I once had the temerity at a Black Press luncheon at the National Press Club to whisper to Army General Vincent Brooks: “Don’t mess up. Don’t embarrass us.”
I had a lot of nerve.
Gen. Brooks is “The Barack Obama of West Point.” He is the first Black Brigade Commander at the U.S. Military Academy–the highest rank attainable by a cadet at West Point. That’s like being the President of the Harvard Law Review. Like being first in his class.
And just like Sen. Barack Obama (D-Ill.) who is poised to be elected President of the United States, Gen. Brooks has Hollywood-leading-man good looks, and he earned his honors based on his undeniable qualifications inside a system that remains to this day, everything but a meritocracy, a level playing field.
But unlike Sen. Obama, who was reared by a single mom with the help of her parents, Gen. Brooks is the younger brother of an Army General–Leo Brooks Jr.–and his father, Leo Brooks, was also an Army General.
I had a lot of nerve cautioning a distinguished soldier like Gen. Brooks. But I come from the generation of Black men whose memories are fresh with the example of friends with college degrees, sometimes master’s degrees, who still worked the night shift at the U.S. Post Office because they could not get work in their fields of preparation. We knew the Post Office to be the “Graveyard of Black Ambition.”
So I just wanted Gen. Brooks to know that some of us Brothers in the Barbershop who only joke every week about one another’s make believe exploits in the corridors of power were looking at him, and hoping that he would realize that our own crushed aspirations were shining brightly in the stars on the epaulets on his shoulders.
Today, Sen. Obama is the valedictorian of the “Post Racial” generation, when a Black person just might have a chance to be judged on his or her merits, and not just on her or his skin color, and soon perhaps, not even be judged because he or she has a “funny” sounding or even a Muslim name, and maybe even become President of the United States of America.
Sen. Obama–with his beautiful wife and family who look to me like they could have been painted by Romare Bearden with Norman Rockwell’s brush–Sen. Obama, who accepts the Democratic nomination for President today on the 45th anniversary of Dr. Martin Luther King Jr.’s “I Have a Dream” speech, is not just the living embodiment of that dream, he is the walking, talking, dream-come-true of Charles Hamilton Houston, an Amherst College valedictorian, a Harvard Law School (cum laude) graduate, and a member of the Harvard Law Review who was simply too dark skinned to ever practice law in the then-still very racist world of American law and letters…the dream of the brilliant law school graduate, All-America athlete, actor and singer Paul Robeson who was also too dark skinned to even contemplate a law career in this country.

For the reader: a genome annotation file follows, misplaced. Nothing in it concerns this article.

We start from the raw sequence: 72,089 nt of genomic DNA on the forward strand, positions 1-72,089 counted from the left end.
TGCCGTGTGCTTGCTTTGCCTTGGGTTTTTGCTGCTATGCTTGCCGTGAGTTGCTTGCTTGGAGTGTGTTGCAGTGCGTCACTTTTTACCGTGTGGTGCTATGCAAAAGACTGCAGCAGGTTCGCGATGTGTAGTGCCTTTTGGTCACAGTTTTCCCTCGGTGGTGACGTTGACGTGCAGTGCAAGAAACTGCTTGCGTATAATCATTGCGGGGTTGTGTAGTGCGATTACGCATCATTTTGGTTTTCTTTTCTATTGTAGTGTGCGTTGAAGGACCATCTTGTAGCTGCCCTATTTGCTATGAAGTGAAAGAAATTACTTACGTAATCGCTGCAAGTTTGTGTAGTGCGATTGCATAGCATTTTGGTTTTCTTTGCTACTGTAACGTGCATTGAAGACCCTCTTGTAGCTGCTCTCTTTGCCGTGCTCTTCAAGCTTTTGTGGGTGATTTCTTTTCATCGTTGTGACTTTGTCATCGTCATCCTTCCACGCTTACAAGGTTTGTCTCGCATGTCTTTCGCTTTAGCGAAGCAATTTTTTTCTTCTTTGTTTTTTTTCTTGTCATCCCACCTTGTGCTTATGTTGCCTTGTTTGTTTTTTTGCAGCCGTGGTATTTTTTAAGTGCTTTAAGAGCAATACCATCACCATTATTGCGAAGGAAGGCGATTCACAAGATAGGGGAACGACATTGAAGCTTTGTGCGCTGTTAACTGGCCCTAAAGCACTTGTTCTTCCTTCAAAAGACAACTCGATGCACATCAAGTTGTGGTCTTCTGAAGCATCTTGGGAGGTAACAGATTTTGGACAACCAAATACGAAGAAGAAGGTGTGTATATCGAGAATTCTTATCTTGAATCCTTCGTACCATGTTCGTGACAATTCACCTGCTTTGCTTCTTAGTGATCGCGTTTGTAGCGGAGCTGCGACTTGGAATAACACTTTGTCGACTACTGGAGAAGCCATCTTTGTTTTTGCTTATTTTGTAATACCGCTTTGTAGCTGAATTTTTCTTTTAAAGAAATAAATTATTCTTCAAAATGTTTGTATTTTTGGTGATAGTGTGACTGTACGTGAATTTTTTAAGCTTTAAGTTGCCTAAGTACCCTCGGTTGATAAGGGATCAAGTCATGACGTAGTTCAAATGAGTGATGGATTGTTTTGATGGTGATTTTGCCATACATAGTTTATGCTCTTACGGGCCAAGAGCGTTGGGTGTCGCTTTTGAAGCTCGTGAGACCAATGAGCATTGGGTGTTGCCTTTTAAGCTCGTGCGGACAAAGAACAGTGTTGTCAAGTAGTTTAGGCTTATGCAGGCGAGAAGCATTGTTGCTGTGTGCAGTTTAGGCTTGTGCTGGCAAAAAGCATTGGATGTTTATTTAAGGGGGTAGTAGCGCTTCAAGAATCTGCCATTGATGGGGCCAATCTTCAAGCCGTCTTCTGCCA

I come up on the cusp of the two generations, at the end of the very racist era when men like Houston were openly penalized because of their race, and before the “Post Racial” age of success by Black folks like Obama and Brooks, and Oprah, and Tiger Woods, and the Williams Sisters, and Massachusetts Gov. Deval Patrick, and don’t forget the fictional Dr. Cliff Huxtable–the Obama story on network television 20 years before the real-life Huxtables are poised to become America’s first family indeed.
I came up with college classmates like Tommy Smith and John Carlos, with role models like Kwame Toure (Stokely Carmichael) and Muhammad Ali, who called me to forsake my own ambition inside still-racist America and to throw myself into the arms of The Honorable Elijah Muhammad to struggle for Freedom, Justice, and Equality for the millions and millions of our people who are yet cut off from even the dream that the Obama family is fulfilling right before our eyes.
So, yes, I’m proud–who wouldn’t want children, or nieces and nephews, or cousins like Barack and Michelle Obama. I’m proud of the Obamas and wish them every success. But I confess, I’m too much like the Revs. Jesse Jackson, and Jeremiah Wright: too old to forget, and too scarred, with too many stripes on our backs to forgive America for her sins against our people for 400 years. So now, I want the “post-racial generation” to remember that “the struggle continues.”
And until all of our brothers and sisters in “Da Hood” are free to strive for excellence without the stigma that excellence and intelligence are equal to “acting White,” then men and women like Gen. Brooks, and the Obamas just can’t “mess up” in their public or private lives, otherwise they will crush the ambitions of the “post-post racial generation” which still slumbers like a sleeping giant in our midst.